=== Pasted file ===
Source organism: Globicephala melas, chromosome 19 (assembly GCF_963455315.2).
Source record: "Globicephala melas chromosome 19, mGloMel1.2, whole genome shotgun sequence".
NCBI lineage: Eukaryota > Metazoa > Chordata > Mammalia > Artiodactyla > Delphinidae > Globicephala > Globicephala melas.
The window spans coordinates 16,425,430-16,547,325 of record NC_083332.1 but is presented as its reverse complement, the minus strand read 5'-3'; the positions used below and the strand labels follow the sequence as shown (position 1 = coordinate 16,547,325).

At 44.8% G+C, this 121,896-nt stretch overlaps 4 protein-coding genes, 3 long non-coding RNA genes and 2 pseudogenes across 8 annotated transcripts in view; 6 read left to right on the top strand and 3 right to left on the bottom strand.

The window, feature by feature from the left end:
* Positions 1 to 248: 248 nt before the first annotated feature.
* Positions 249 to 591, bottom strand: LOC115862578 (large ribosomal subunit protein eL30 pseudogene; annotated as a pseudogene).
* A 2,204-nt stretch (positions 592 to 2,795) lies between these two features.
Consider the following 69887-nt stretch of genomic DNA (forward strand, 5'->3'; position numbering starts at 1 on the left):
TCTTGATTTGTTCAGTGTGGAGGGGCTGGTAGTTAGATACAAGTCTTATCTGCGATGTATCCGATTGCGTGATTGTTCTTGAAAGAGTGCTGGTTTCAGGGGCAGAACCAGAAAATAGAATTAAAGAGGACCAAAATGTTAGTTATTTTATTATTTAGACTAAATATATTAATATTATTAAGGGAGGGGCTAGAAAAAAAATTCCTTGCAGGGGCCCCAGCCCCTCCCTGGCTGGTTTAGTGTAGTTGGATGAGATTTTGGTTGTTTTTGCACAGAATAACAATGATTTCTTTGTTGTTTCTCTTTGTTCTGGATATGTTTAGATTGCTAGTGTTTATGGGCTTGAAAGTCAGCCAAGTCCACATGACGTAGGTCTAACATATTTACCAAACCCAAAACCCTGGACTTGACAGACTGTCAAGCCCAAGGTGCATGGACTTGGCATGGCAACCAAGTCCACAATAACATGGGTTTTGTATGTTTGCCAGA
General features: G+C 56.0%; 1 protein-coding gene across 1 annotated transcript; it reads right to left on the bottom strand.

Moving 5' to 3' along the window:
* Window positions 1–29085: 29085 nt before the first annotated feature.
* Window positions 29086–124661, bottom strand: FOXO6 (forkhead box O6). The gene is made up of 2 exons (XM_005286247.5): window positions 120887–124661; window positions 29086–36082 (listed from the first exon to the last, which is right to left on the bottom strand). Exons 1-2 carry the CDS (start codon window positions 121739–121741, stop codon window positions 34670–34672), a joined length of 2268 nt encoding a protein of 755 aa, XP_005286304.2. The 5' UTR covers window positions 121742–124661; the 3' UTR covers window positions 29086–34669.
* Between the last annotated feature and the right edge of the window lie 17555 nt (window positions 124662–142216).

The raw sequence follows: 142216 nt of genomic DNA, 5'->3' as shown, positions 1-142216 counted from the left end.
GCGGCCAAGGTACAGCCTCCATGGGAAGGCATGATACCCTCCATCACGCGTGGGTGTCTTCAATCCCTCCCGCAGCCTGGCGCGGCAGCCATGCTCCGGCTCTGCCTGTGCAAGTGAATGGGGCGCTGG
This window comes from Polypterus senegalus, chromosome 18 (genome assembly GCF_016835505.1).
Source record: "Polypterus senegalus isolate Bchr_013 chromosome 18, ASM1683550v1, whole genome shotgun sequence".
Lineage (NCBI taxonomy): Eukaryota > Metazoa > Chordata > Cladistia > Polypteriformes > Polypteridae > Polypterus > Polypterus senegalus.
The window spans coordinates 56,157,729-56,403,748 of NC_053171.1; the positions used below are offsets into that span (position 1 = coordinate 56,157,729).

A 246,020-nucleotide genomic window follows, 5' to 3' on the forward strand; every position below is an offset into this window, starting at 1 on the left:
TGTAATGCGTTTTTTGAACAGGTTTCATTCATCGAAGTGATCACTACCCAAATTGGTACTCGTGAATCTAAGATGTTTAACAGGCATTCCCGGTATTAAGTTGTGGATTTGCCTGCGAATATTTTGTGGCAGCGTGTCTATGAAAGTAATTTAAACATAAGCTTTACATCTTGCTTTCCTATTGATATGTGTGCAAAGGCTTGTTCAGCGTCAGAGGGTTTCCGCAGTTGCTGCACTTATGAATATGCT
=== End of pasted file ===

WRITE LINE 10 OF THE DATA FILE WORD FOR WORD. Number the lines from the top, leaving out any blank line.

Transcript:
Consider the following 69887-nt stretch of genomic DNA (forward strand, 5'->3'; position numbering starts at 1 on the left):